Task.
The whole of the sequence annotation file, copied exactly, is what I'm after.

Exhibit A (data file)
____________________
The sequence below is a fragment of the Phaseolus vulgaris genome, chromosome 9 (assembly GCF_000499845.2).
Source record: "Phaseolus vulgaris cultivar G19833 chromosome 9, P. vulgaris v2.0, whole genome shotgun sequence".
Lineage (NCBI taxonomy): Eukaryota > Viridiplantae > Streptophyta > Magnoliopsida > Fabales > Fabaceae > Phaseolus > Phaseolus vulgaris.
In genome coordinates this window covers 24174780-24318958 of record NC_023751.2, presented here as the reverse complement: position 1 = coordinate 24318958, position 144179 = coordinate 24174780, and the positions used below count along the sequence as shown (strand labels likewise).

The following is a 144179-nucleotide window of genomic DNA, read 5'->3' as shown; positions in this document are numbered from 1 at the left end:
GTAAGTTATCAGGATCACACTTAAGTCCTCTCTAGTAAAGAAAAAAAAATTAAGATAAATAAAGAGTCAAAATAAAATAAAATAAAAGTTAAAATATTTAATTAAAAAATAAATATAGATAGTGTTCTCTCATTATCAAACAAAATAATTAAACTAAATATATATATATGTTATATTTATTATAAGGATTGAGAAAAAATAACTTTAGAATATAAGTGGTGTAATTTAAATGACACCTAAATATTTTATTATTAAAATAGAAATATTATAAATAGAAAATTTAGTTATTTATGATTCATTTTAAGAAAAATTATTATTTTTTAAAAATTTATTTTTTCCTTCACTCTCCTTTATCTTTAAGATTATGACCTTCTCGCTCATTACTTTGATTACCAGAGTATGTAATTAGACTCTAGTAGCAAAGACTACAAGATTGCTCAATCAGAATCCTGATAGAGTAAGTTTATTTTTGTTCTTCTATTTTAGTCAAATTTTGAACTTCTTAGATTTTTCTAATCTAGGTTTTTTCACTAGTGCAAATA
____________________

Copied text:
The sequence below is a fragment of the Phaseolus vulgaris genome, chromosome 9 (assembly GCF_000499845.2).
Source record: "Phaseolus vulgaris cultivar G19833 chromosome 9, P. vulgaris v2.0, whole genome shotgun sequence".
Lineage (NCBI taxonomy): Eukaryota > Viridiplantae > Streptophyta > Magnoliopsida > Fabales > Fabaceae > Phaseolus > Phaseolus vulgaris.
In genome coordinates this window covers 24174780-24318958 of record NC_023751.2, presented here as the reverse complement: position 1 = coordinate 24318958, position 144179 = coordinate 24174780, and the positions used below count along the sequence as shown (strand labels likewise).

The following is a 144179-nucleotide window of genomic DNA, read 5'->3' as shown; positions in this document are numbered from 1 at the left end:
GTAAGTTATCAGGATCACACTTAAGTCCTCTCTAGTAAAGAAAAAAAAATTAAGATAAATAAAGAGTCAAAATAAAATAAAATAAAAGTTAAAATATTTAATTAAAAAATAAATATAGATAGTGTTCTCTCATTATCAAACAAAATAATTAAACTAAATATATATATATGTTATATTTATTATAAGGATTGAGAAAAAATAACTTTAGAATATAAGTGGTGTAATTTAAATGACACCTAAATATTTTATTATTAAAATAGAAATATTATAAATAGAAAATTTAGTTATTTATGATTCATTTTAAGAAAAATTATTATTTTTTAAAAATTTATTTTTTCCTTCACTCTCCTTTATCTTTAAGATTATGACCTTCTCGCTCATTACTTTGATTACCAGAGTATGTAATTAGACTCTAGTAGCAAAGACTACAAGATTGCTCAATCAGAATCCTGATAGAGTAAGTTTATTTTTGTTCTTCTATTTTAGTCAAATTTTGAACTTCTTAGATTTTTCTAATCTAGGTTTTTTCACTAGTGCAAATA